One of the first things to realize is that hiring an IT consultant for a mission-critical task or project that drives core business sometimes is more cost- and time-efficient than hiring a full-time employee, whom you may have to train, work with and guide. Specialized IT pros can be brought in to work on critical, deadline-driven tasks or perform maintenance, audits and of course, consult on technology plans. That makes it imperative to find the right IT consultant for the job. It can be a tricky and potentially risky endeavor, but there are steps that can be taken to ensure the job gets done, while minimizing risks to the company.
Do Your Homework
The first steps involve lots of careful research, asking relevant, detailed and tough questions of both the staff and the potential consultants. The goal is to locate a consultant who can best mesh with the team. Finding that person can start with talking to business peers and asking whom they use for IT support and why.
|Quick Tips for IT Help
When deciding whether to contract an outside IT professional on a per-project or an ongoing basis, consider these points:
Another critical element to consider is exactly which services are needed. Is the IT consultant needed for a particular project, for example, or for overall training, maintenance and support? Such questions will help to determine the type of consulting relationship that needs to be developed, and can play heavily into determining what reasonable fees can be defined. If the need is based upon a project, then that project should be fully defined early, with expectations outlined and results measured.
For example, a network upgrade or deployment of new workstations can be treated as a project-driven event: Outline the expectations, estimate the hours, plan the deadlines and determine the deliverables. Ongoing support can be treated in much the same fashion, with a contract defined that outlines the type of support to be delivered, the costs associated with it and what metrics will be used to measure success.
When selecting a potential candidate, engineering firms will benefit from performing the same basic due diligence required for any business decision. That may involve checking with local business and technology groups, and doing detailed informational searches using Google, LinkedIn, and even Facebook. It is also important to get references from prospective consultants, especially when they’ve done similar projects for others.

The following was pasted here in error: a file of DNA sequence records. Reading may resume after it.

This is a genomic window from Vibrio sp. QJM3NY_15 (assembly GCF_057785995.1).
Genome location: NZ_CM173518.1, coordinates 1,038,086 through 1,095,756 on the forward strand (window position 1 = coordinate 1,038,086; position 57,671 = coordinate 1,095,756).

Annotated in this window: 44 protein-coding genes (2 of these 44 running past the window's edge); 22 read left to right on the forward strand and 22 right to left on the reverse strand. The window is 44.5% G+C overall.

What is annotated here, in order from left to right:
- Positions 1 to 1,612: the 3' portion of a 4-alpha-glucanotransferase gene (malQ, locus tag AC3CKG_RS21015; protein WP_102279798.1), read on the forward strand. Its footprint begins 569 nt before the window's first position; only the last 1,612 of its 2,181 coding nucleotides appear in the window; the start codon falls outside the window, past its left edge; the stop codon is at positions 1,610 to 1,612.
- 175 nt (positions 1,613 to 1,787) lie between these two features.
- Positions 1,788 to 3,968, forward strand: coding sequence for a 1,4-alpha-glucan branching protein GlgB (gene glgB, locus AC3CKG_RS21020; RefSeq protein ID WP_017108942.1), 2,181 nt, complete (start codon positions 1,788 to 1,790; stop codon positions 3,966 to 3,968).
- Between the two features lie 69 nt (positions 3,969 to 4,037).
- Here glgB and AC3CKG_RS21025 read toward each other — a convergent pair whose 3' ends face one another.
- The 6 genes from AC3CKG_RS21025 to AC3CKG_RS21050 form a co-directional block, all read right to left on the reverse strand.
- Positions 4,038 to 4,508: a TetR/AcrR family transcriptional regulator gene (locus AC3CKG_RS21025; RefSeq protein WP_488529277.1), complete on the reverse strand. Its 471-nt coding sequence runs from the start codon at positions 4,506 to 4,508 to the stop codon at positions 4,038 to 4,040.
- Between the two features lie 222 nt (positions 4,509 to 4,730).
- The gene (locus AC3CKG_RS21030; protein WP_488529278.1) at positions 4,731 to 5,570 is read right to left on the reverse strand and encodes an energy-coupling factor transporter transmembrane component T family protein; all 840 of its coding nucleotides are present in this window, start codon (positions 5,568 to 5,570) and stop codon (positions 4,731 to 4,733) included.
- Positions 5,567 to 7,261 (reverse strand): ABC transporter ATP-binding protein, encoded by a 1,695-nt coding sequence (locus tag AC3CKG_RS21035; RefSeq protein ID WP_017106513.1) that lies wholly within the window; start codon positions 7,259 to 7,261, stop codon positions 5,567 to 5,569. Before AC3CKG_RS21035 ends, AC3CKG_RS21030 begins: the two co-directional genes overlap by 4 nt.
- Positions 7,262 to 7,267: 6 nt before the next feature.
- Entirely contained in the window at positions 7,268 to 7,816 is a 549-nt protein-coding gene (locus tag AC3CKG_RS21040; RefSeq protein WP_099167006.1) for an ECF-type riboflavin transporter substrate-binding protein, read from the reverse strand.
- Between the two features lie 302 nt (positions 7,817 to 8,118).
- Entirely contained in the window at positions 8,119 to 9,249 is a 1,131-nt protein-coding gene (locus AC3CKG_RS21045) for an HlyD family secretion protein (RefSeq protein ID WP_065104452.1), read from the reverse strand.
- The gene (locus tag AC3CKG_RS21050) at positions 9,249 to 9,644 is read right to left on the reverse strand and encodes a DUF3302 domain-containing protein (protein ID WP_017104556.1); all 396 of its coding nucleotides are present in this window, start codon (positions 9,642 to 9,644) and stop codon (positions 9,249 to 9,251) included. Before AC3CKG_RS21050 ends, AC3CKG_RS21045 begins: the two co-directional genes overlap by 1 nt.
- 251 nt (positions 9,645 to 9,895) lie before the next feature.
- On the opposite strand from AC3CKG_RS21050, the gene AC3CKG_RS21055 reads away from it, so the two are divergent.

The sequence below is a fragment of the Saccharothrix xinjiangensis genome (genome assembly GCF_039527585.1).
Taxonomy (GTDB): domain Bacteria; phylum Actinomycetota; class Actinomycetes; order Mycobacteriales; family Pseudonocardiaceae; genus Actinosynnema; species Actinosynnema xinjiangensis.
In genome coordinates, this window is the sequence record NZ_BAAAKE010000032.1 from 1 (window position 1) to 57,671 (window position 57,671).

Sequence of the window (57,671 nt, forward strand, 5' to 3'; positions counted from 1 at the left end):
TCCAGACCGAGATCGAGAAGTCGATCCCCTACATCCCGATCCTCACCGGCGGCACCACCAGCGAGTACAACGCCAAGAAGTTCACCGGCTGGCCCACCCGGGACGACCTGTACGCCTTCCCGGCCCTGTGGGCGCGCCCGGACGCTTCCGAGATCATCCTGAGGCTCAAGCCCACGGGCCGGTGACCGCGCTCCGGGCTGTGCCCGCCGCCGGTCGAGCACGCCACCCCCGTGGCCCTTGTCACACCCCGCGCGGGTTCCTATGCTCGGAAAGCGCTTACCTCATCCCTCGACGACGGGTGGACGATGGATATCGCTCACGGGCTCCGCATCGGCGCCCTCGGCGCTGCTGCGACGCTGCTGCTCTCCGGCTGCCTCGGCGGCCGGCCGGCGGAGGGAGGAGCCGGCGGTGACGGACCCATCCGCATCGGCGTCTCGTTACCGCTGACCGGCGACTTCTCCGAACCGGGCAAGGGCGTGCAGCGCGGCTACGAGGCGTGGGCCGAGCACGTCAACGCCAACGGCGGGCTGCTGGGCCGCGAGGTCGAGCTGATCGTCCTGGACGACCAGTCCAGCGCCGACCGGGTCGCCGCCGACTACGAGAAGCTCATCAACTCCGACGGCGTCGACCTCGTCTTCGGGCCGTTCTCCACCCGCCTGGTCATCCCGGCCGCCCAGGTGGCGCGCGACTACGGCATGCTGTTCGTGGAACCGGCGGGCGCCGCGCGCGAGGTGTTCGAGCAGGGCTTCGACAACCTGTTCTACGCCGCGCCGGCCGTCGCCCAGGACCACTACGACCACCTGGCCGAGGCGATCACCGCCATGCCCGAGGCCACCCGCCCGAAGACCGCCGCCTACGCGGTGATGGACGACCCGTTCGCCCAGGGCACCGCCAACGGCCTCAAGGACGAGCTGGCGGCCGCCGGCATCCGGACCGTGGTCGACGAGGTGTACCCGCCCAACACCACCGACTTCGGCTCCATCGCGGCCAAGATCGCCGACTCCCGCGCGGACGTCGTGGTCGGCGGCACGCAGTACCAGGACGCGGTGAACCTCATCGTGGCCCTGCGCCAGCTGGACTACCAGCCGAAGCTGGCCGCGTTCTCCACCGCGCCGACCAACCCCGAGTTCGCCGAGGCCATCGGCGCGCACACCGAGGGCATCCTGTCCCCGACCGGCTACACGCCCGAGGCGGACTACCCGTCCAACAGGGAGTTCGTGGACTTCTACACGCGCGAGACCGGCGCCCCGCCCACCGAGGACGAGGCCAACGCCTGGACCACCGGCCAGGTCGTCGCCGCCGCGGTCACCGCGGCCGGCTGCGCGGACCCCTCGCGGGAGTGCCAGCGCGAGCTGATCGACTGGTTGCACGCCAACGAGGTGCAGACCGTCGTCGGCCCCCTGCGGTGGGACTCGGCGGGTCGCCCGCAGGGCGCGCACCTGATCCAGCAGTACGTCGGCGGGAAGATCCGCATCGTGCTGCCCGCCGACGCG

Also consider validating those references, even if it means contacting those references and examining the projects that the consultant has accomplished for those companies. Because an IT consultant may become a critical resource for the business, and may be exposed to company secrets or proprietary information, engineering firms should consider conducting background checks on candidates, and validate that candidates have wide experience to perform the tasks needed. Engineering firms should not have to pay for a consultant who is going to learn about technology on the job.
Another consideration is availability. Is the consultant local? Will he or she guarantee response times? For what hours do you need support? Can the consultant escalate problems to vendors? These questions can help define expectations–and also take into account the cost of downtime, something that is frequently overlooked.
Other questions to keep in mind when hiring a consultant include qualifications, certifications and education. On a more personal level, it is also a good idea to discern through an interview whether the individual has the motivation, communications skills, management experience and perceptual skills to do the job.
All of the above will help you find the correct candidate for IT support, while minimizing the risk to the business.